Fiona Staples is a Canadian artist who’s drawn for Trick ’r Treat, 2000 AD, and the wildly popular Saga series. She’s been making art since she was a kid, but where most quit, she kept on going. “I think all kids like to draw and I just kept doing it; I never stopped. When I got to high school, I decided I’d like to go to art college and somehow make a living out of it,” says Staples.
Archie comics were the first comics that Staples began reading, she remembers. “They were…pretty much the only ones I had access to as a child. You really have to go out of your way to get into superhero comics or anything like that, and you can only really buy them at specialty comic shops, which is not the case with Archie, obviously; it sold at every grocery store and gas station,” she says.
While in college at the Alberta College of Art and Design, Staples was influenced by American, Japanese, and European comics. “I was really into Heavy Metal for a while,” she says. “Stuff like Heavy Metal made me realize painted comics were a thing—that comics didn’t have to look a certain way or be a particular style. That was a huge revelation.”
Staples started drawing her first comic series during her last year of college. “We had this sort of portfolio building class where we would put together whatever we wanted to do, so I started working on this comic. I worked with this writer, Andrew Foley, from Edmonton. We met on a message board for local creators and he sent me the script for Done to Death. It was five issues and the first issue was out by the time I graduated. That summer, in fact,” says Staples.
From her work with Foley, Staples landed her job on the horror graphic novel Trick ’r Treat, which also coincided with the last time she did work by hand. “Trick ’r Treat was the last thing that I did drawn in pen and ink, but colored digitally. The next series was Hawksmoor, which was on a really, really tight schedule. I had to turn around a fully colored issue in four weeks for six issues, so I thought there’s no way I can do this unless I go digital,” says Staples.
Of the comic genres Staples has worked with, she’s found herself drawn to horror. “I really enjoy doing horror stuff actually. A lot. I don’t have any particular affinity for superheroes. It’s not something I’m really interested in doing,” she says.
Staples finds the superhero genre to be limiting and wants to bring diversity to comics, something she and Saga writer Brian K. Vaughan have especially concentrated on in their series. “All the corners of the comics world except mainstream superhero books have pretty much agreed that diversity is a positive thing. I think the important thing to do now is create women-friendly books, and that will lead to more female creators in the next generation,” she says.
Though Saga is “not horror, unfortunately,” Staples has injected some elements of the genre into the series. “I’ll always leap at the chance to draw a weird monster. I loved doing horror work, so it’s always cool when Saga takes a turn for the creep—although I don’t think our ghost girl Izabel is scaring anybody,” says Staples.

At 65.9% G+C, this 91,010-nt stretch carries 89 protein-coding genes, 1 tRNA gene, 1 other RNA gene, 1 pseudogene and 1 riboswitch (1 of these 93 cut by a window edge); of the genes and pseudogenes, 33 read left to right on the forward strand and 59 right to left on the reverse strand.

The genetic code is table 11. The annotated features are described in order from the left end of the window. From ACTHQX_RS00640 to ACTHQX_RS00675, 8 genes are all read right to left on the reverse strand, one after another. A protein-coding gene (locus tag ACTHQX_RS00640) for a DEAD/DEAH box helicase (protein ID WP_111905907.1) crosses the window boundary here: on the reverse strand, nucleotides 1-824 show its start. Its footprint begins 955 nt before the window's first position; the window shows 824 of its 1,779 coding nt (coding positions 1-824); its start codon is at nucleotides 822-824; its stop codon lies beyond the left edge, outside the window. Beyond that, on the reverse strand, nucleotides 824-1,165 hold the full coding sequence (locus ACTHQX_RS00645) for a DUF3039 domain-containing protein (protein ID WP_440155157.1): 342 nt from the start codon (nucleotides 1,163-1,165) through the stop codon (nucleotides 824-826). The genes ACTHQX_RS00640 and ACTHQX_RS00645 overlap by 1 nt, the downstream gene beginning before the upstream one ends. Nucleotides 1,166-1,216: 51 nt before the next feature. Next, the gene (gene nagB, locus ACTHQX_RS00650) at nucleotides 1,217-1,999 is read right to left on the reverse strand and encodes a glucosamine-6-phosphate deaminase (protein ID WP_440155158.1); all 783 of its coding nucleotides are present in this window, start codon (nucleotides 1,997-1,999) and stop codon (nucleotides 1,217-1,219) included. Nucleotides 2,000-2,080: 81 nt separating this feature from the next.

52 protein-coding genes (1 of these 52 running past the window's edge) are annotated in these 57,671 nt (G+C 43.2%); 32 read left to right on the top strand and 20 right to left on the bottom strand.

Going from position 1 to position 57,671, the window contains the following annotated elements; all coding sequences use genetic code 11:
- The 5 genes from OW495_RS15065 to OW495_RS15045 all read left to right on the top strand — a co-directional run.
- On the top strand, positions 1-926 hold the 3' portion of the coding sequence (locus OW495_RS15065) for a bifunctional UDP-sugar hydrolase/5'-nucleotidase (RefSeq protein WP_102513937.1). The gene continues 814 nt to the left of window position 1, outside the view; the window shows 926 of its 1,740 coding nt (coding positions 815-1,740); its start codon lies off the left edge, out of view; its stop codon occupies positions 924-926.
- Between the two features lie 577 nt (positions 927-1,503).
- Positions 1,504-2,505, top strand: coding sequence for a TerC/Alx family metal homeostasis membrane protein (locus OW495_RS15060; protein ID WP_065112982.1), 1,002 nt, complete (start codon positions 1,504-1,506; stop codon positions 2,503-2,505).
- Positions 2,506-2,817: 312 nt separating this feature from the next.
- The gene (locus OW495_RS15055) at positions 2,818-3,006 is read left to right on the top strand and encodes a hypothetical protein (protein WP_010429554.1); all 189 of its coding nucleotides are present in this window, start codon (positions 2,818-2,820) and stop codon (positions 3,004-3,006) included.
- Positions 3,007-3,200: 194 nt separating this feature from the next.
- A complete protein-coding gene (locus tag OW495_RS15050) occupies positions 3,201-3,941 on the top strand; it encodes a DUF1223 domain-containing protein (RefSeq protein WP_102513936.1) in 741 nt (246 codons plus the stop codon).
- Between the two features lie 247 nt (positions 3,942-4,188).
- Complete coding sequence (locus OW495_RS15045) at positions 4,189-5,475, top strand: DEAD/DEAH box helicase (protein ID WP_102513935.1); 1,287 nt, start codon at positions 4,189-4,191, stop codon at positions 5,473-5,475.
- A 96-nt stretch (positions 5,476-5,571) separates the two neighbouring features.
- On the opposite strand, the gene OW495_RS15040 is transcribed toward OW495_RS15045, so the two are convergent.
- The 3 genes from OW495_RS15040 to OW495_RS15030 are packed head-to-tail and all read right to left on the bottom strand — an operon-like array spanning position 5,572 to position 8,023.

As far as her top characters for the Saga series, she says, “Lying Cat is a favorite!” She’s learned a lot while drawing the series and is happy with the artwork and characters she designed early on. “There’s nobody I’d change, because accepting weird decisions you made on the fly years ago is part of doing an ongoing series. You just live with it! My favorite moments are whenever we see the surface of a new planet for the first time, or a new character is introduced with a splash page.”
When buying comics for herself, Staples goes after what pleases her visually. “If I don’t enjoy the artwork, I can’t enjoy the book,” she says. “Sometimes the story can be enough for me to get into, but usually I buy what looks good. What can I learn or steal from them?”
Looking at others’ work has helped Staples develop as an artist, and she does not limit herself to just comics. She’s also influenced by painters, classic illustrators, and especially animators. “You have to look at everything else that’s out there. That’s how you improve your taste, how you see what’s good. You study it and then go back and give your own work a very hard look to see where it is and where it needs to be. It’s something I try to do constantly,” says Staples.
Staples’s work process varies somewhat day to day, but she tries to be consistent when working freelance. “I try to stick to a schedule, but it doesn’t come easily. I usually double my workload as a deadline looms. Probably like most people, I would imagine,” she says.
She’s found that to be the hardest part of working as a freelance artist. When asked what is her biggest obstacle in regards to work, Staples says, “Fighting procrastination or anxiety at your own work and sticking to a schedule, which can be hard to do when you’re home alone all day with no one really monitoring you. Yeah, that’s the hardest thing to get right, but I think I’m there now or at least close enough to where I can do an almost monthly book on time.”
The success of Saga staggered Staples since she considered it an odd story unlikely to get much of a following. “I’m really, really grateful to our readers who decided to show it to their friends or give it to their mom or their girlfriend or husband because I’m pretty sure that’s how we got our readership—through word of mouth and people lending their books out. It’s been really amazing to see. I never thought a book this weird would reach this many people and I’m kind of continually surprised,” she says.
Though Saga is not ending anytime soon, Staples would like to dabble in more projects that focus on horror. “I think it would be cool to do something in the Hellboy world some day. I love that sort of folklore-based horror stuff,” says Staples.